• Jezkola Buzz: A free music generation program.

I am ready to record, how do I go about it? Refer to your software manual or help screen for detailed information of course, but here are some lessons on recording with specific software: Even if you are using other software, these lessons contain useful information. There are many other articles and lessons about recording and mixing for best sound, etc. and more are being added regularly, so search the Lessons and Articles sections for more information about add-a-tracks and recording in general.

The track is so short, I hardly have time to get started. How do I lengthen it for jamming? If you want a longer track length for jamming, you can obtain an audio waveform editor (like GoldWave or Audacity) and select all or part of the track and play it in a continuous loop. You an also cut and paste it to make a longer track for jamming or to work out your solo for the track. If you post your results, however, you may want to trim it back to a small size. A ten-minute solo is difficult for someone with dialup service to download!

I have a track I want to share, now how do I post it? This is probably the most difficult part to answer. The first thing you need is to find a web site to host your tracks. Many Internet Service Providers (ISPs) provide a small amount of web space free for their customers. Things you might want to consider are:
  • Amount of space available: Add-a-tracks usually run 1.5 to 2 Megabytes a piece and sometimes more.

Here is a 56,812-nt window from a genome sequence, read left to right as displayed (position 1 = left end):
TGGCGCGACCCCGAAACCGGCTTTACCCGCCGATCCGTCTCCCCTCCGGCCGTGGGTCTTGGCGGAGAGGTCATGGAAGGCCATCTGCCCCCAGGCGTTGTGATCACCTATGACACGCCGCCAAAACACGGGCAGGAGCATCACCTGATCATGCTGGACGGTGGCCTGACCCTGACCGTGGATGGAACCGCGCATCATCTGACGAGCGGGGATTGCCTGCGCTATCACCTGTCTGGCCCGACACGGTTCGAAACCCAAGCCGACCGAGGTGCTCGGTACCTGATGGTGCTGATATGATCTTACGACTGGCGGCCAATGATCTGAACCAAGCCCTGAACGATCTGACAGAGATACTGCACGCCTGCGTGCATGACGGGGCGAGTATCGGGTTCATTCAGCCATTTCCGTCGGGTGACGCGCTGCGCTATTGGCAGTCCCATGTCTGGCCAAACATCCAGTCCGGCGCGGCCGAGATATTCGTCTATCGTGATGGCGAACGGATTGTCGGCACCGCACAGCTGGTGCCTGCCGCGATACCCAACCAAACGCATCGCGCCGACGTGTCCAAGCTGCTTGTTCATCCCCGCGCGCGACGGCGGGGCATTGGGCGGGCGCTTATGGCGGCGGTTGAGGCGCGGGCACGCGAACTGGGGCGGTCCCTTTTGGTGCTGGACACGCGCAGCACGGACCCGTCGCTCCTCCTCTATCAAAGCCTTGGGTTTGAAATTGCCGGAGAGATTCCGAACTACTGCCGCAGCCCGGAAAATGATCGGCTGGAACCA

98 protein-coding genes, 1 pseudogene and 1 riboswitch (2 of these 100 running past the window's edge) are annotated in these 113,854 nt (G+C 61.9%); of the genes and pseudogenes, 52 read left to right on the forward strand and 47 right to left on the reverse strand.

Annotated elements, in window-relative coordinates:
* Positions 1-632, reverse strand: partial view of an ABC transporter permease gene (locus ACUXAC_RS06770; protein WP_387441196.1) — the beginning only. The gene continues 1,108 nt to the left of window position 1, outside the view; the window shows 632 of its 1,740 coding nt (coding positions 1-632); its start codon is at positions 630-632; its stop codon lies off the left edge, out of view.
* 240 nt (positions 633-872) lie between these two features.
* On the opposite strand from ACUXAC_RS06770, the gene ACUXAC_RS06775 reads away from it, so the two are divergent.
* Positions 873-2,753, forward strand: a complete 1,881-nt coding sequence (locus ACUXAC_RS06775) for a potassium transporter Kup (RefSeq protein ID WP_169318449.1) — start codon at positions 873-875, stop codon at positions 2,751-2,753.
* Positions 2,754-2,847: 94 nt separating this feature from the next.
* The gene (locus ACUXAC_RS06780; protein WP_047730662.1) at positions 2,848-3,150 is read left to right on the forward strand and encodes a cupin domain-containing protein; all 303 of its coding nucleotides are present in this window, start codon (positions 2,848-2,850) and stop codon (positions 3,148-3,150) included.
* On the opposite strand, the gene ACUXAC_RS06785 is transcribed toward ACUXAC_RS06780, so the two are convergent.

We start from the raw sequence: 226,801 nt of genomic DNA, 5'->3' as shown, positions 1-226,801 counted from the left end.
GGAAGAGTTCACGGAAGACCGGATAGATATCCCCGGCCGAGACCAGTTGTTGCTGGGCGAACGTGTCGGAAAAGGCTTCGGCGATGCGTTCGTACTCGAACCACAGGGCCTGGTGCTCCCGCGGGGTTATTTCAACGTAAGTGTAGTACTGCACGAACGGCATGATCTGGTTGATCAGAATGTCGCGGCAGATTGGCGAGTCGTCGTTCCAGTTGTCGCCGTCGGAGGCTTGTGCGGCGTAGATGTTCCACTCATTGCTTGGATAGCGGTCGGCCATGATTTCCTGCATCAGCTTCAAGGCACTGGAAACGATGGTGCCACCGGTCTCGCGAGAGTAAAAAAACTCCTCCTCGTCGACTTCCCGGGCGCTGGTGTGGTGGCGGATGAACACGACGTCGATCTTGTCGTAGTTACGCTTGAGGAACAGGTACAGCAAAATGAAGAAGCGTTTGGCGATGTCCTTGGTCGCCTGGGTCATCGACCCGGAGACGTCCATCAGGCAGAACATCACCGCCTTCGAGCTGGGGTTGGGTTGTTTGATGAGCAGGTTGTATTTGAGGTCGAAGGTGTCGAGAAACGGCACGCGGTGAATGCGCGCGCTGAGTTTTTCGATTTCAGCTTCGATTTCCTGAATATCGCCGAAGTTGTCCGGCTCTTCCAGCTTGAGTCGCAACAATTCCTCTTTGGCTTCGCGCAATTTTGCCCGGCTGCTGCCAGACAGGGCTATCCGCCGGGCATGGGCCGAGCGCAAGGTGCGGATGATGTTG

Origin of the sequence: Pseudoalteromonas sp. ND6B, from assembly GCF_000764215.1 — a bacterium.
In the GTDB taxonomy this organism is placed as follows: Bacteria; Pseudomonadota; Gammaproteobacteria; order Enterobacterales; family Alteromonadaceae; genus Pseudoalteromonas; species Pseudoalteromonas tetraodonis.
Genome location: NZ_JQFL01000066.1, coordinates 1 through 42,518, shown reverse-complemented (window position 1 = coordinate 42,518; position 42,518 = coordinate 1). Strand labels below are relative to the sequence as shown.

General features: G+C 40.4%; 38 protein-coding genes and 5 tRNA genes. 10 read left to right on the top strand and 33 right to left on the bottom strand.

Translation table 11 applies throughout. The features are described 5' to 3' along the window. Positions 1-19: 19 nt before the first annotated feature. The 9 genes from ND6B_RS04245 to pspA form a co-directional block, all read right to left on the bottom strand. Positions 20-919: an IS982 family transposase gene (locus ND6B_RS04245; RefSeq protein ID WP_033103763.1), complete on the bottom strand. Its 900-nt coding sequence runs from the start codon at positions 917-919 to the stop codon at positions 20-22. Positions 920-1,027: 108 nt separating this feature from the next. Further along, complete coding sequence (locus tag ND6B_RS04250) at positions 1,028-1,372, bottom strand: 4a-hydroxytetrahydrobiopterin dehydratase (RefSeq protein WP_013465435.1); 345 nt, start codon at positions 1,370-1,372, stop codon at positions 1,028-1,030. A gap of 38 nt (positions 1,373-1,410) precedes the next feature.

• Bandwidth: This is the amount of data that others can download from your site within a given time (usually per day). If a lot of people are going to be listening to your song, this may be exceeded regularly.

  • Hotlinking capability: Hotlinking means that someone will be able to click on your post and obtain your file directly. Some sites may require people to actually go to your web page and some may require registration, passwords, etc. for access. The harder it is, the fewer people will take the trouble.

  • Website Tools: If you are not an HTML guru and you dont know all about FTP and things like that, you will want to find a place which offers easy-to-use website building and file upload tools.

The next step is to get your file in a format that can easily be downloaded. It should be in a compressed format like MP3. (For more info on file formats, click here or here). See the question on recording requirements for more info on file conversion programs.

Probably the best way to get your files on the web is to create a web page with a link to your file. The web page does not necessarily need to be published on the web, as long as your file is uploaded to the server. Then you can right-click your mouse on the link and select Copy Shortcut and you will have a path to the link which you can paste into your post.

The final step is to create a post in the Wholenote forum with your link. The format is:

<a href=MyPath>My Message</a>

Where "MyPath" is replaced with the path you copied and pasted in and MyMessage is replaced with what you want the link to actually say. If you do this correctly, whatever you put in place of MyMessage is all you should see in the preview screen. Something like this:

My Solo

Of course, there are other ways, such as creating your own web server, but that is beyond the scope of this FAQ.